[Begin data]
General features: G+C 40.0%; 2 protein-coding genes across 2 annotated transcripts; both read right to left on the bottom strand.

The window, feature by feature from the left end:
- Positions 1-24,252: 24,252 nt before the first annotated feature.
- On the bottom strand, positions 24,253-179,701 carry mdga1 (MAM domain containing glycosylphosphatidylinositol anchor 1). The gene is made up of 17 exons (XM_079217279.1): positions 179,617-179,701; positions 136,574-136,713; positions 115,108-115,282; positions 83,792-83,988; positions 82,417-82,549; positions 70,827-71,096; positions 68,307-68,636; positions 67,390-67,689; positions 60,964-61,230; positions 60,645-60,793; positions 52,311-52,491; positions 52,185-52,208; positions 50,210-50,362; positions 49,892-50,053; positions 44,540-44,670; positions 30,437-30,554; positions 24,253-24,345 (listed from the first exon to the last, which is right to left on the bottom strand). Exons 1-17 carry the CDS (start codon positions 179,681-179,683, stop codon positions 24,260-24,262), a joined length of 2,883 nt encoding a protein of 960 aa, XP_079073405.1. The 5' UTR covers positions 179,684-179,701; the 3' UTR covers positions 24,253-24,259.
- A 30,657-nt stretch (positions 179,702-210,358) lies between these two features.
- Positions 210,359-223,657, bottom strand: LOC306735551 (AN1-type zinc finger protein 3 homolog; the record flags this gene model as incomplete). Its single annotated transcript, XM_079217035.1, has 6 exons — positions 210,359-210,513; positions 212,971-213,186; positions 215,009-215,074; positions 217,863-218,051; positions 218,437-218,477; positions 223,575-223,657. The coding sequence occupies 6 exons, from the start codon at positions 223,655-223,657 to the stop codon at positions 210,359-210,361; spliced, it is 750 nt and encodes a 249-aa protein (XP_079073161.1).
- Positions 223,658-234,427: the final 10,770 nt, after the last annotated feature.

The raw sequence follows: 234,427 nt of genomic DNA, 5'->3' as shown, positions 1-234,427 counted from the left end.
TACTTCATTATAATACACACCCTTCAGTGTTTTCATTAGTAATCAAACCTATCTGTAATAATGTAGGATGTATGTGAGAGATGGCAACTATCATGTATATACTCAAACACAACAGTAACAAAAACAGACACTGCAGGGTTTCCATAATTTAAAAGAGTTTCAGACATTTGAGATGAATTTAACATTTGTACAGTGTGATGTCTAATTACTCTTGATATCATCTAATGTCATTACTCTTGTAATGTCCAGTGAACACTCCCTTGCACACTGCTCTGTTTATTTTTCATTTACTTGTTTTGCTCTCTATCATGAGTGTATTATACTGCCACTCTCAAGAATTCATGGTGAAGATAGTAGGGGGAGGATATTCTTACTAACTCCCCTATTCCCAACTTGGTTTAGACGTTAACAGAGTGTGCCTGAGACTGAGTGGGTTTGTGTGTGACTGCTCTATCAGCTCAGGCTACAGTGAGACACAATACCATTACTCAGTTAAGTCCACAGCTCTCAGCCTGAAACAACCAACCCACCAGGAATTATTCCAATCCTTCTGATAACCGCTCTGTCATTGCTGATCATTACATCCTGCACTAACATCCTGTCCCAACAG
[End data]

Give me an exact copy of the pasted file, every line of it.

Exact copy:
General features: G+C 40.0%; 2 protein-coding genes across 2 annotated transcripts; both read right to left on the bottom strand.

The window, feature by feature from the left end:
- Positions 1-24,252: 24,252 nt before the first annotated feature.
- On the bottom strand, positions 24,253-179,701 carry mdga1 (MAM domain containing glycosylphosphatidylinositol anchor 1). The gene is made up of 17 exons (XM_079217279.1): positions 179,617-179,701; positions 136,574-136,713; positions 115,108-115,282; positions 83,792-83,988; positions 82,417-82,549; positions 70,827-71,096; positions 68,307-68,636; positions 67,390-67,689; positions 60,964-61,230; positions 60,645-60,793; positions 52,311-52,491; positions 52,185-52,208; positions 50,210-50,362; positions 49,892-50,053; positions 44,540-44,670; positions 30,437-30,554; positions 24,253-24,345 (listed from the first exon to the last, which is right to left on the bottom strand). Exons 1-17 carry the CDS (start codon positions 179,681-179,683, stop codon positions 24,260-24,262), a joined length of 2,883 nt encoding a protein of 960 aa, XP_079073405.1. The 5' UTR covers positions 179,684-179,701; the 3' UTR covers positions 24,253-24,259.
- A 30,657-nt stretch (positions 179,702-210,358) lies between these two features.
- Positions 210,359-223,657, bottom strand: LOC306735551 (AN1-type zinc finger protein 3 homolog; the record flags this gene model as incomplete). Its single annotated transcript, XM_079217035.1, has 6 exons — positions 210,359-210,513; positions 212,971-213,186; positions 215,009-215,074; positions 217,863-218,051; positions 218,437-218,477; positions 223,575-223,657. The coding sequence occupies 6 exons, from the start codon at positions 223,655-223,657 to the stop codon at positions 210,359-210,361; spliced, it is 750 nt and encodes a 249-aa protein (XP_079073161.1).
- Positions 223,658-234,427: the final 10,770 nt, after the last annotated feature.

The raw sequence follows: 234,427 nt of genomic DNA, 5'->3' as shown, positions 1-234,427 counted from the left end.
TACTTCATTATAATACACACCCTTCAGTGTTTTCATTAGTAATCAAACCTATCTGTAATAATGTAGGATGTATGTGAGAGATGGCAACTATCATGTATATACTCAAACACAACAGTAACAAAAACAGACACTGCAGGGTTTCCATAATTTAAAAGAGTTTCAGACATTTGAGATGAATTTAACATTTGTACAGTGTGATGTCTAATTACTCTTGATATCATCTAATGTCATTACTCTTGTAATGTCCAGTGAACACTCCCTTGCACACTGCTCTGTTTATTTTTCATTTACTTGTTTTGCTCTCTATCATGAGTGTATTATACTGCCACTCTCAAGAATTCATGGTGAAGATAGTAGGGGGAGGATATTCTTACTAACTCCCCTATTCCCAACTTGGTTTAGACGTTAACAGAGTGTGCCTGAGACTGAGTGGGTTTGTGTGTGACTGCTCTATCAGCTCAGGCTACAGTGAGACACAATACCATTACTCAGTTAAGTCCACAGCTCTCAGCCTGAAACAACCAACCCACCAGGAATTATTCCAATCCTTCTGATAACCGCTCTGTCATTGCTGATCATTACATCCTGCACTAACATCCTGTCCCAACAG